Subwoofer Power Save Button

Discussion in 'Speakers & Subwoofers' started by brigoody, Aug 4, 2006.

  1. brigoody

    brigoody Auditioning

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    Just bought a used Sony STR-DE995 receiver and it came with Sony SS-V345 surround speakers. I noticed that the subwoofer is shutting down on its own and will start up on its own. The green button goes to red. Is this due to the Auto Power Save button being turned on? Why does it shut off and can I eliminate the automatic shut down by turning it off? Just want to make sure there is nothing wrong with the receiver too.
    Thanks,
     
  2. douglas-b

    douglas-b Stunt Coordinator

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    If your not playing anything or your system is off, why wouldn't you want it to shut off? Now if it isn't turning on when you have everything else on...that would be a problem. To answer your question, no there is nothing wrong with it.
     
  3. brigoody

    brigoody Auditioning

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    I'm not sure if I stated my problem correctly. The subwoofer is shutting down while watching tv and movies. I hear a click, sub goes off, and button is now red. Watching movie or tv now with the sub.
     
  4. John Garcia

    John Garcia Executive Producer

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    My guess is you do not have it setup correctly, that is why it is shutting off during passages where there isn't a lot of bass. You need to adjust the output level of the receiver in the speaker setup to raise the level of the sub and adjust the gain (volume) on the sub down conversely to achieve the correct level and that should keep the sub on when you are listening to something.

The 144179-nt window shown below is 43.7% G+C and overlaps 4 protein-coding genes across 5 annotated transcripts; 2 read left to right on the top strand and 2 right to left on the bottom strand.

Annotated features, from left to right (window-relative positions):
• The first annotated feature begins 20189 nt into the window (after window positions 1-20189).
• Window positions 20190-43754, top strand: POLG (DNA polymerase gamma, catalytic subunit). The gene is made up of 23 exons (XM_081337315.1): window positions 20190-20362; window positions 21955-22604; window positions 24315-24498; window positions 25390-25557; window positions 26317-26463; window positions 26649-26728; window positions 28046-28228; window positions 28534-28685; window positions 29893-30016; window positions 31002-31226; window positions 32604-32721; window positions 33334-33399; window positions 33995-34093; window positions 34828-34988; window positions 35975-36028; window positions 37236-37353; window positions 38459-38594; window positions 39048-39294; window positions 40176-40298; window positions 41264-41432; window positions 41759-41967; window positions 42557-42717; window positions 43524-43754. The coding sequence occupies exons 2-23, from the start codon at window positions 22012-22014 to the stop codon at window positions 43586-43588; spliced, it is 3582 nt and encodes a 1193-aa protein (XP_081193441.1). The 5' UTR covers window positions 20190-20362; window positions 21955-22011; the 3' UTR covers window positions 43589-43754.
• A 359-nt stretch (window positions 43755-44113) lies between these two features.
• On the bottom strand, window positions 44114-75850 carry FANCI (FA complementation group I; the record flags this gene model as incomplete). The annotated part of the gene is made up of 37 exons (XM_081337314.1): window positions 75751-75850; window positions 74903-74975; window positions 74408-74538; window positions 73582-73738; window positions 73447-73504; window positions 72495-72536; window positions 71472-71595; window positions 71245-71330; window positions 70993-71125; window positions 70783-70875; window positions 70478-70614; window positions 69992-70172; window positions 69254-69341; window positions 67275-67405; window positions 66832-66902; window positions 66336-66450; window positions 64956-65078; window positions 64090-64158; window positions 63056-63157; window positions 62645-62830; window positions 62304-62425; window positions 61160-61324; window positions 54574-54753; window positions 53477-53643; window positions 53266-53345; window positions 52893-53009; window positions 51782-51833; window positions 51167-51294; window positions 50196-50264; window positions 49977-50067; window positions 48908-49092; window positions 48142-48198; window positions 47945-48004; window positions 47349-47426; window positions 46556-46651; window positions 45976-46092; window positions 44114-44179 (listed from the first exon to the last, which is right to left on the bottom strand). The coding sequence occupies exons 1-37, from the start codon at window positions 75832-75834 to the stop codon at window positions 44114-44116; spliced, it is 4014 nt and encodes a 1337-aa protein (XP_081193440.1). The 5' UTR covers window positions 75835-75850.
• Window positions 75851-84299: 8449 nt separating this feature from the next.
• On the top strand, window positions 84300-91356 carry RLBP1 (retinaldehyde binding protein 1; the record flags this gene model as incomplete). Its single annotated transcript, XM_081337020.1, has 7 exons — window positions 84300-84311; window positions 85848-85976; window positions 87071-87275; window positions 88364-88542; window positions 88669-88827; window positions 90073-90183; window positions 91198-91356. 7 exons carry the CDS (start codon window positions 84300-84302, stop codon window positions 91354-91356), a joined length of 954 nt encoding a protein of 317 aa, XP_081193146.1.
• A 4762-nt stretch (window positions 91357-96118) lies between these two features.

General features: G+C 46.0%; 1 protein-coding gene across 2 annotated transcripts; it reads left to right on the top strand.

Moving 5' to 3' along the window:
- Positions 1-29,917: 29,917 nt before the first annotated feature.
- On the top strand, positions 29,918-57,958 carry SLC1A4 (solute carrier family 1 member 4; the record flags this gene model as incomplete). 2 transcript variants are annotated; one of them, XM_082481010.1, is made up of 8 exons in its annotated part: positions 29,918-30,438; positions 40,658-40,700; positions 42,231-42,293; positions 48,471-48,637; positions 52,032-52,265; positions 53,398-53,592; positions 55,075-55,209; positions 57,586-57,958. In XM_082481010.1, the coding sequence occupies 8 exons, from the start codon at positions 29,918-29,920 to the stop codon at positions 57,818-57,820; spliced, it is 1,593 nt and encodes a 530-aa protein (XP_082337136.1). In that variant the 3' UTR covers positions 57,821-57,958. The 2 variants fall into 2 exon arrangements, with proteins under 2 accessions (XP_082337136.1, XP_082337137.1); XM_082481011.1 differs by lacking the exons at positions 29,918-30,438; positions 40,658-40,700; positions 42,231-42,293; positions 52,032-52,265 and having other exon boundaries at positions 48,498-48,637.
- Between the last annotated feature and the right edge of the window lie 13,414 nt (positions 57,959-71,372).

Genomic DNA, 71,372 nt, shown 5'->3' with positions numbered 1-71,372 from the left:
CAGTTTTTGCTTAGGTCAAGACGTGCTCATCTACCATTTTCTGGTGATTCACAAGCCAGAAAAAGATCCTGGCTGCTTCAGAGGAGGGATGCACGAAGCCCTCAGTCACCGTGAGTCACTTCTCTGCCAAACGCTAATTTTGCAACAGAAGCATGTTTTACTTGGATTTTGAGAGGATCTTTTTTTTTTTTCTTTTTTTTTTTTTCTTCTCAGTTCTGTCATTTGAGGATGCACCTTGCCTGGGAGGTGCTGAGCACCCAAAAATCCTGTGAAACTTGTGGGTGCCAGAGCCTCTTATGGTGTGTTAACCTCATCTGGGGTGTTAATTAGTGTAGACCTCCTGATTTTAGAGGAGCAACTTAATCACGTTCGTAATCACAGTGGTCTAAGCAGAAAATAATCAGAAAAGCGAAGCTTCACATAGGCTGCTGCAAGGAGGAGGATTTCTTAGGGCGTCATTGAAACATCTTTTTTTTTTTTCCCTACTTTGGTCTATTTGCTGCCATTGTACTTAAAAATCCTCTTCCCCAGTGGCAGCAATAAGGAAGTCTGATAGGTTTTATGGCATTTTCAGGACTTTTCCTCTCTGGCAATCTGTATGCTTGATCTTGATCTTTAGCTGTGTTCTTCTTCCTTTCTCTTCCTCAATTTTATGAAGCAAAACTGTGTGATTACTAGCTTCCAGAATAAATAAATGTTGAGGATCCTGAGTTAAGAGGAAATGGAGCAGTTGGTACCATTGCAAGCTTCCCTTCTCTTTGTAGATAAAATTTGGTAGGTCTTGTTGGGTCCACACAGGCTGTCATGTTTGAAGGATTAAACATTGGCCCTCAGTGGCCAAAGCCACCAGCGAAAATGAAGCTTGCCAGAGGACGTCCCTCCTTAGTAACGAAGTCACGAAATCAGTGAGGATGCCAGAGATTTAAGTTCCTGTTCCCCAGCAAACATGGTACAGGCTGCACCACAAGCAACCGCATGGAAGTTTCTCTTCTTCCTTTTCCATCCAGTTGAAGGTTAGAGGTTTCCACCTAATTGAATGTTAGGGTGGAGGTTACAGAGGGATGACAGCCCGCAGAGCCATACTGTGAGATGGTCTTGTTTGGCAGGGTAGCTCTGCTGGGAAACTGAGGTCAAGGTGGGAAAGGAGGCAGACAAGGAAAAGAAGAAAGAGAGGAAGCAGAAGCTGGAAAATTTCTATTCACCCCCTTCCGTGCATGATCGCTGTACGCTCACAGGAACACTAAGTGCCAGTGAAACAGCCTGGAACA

5. brigoody

    brigoody Auditioning

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    Thanks John,

    I did go into the receiver menu and looked at the level of the speakers. The sub was at 0dB. It ranges from +/- 10dB. Now according to my manual, it says "that in order to take advantage of the Dolby Digital bass, we recommend setting the cut off frequency on the sub as high as possible." I do not have an adustment knob on the power save button, so are they referring to adjusting the level up to +10dB, because that would go against what you are saying.

    Thanks for the input
     
  6. John Garcia

    John Garcia Executive Producer

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    They are referring to the crossover when they say to turn it up as high as you can. This allows the receiver to handle the crossover function internally when you set your speakers to small, which you should with that setup; providing you are using a single RCA preamp level sub connection, not speaker level (speaker wire). You don't usually want to have the crossover set both on the sub and in the receiver because they will combine and create a steeper roll off. That may be good in some cases, but that is generally only when you are using a lower crossover, which you won't likely be doing with those smaller satellite speakers. Try raising the sub to +1 or +2 in the receiver's setup menu and see if it helps. Believe it or not, this is not too uncommon.
     
  7. brigoody

    brigoody Auditioning

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    Appreciate the comments and help, John.
     
  8. ChrisWiggles

    ChrisWiggles Producer

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    Yes, just remember that after you raise it a few db in the receiver, you have to recalibrate using the knob on the sub to get the same bass output as before.
     

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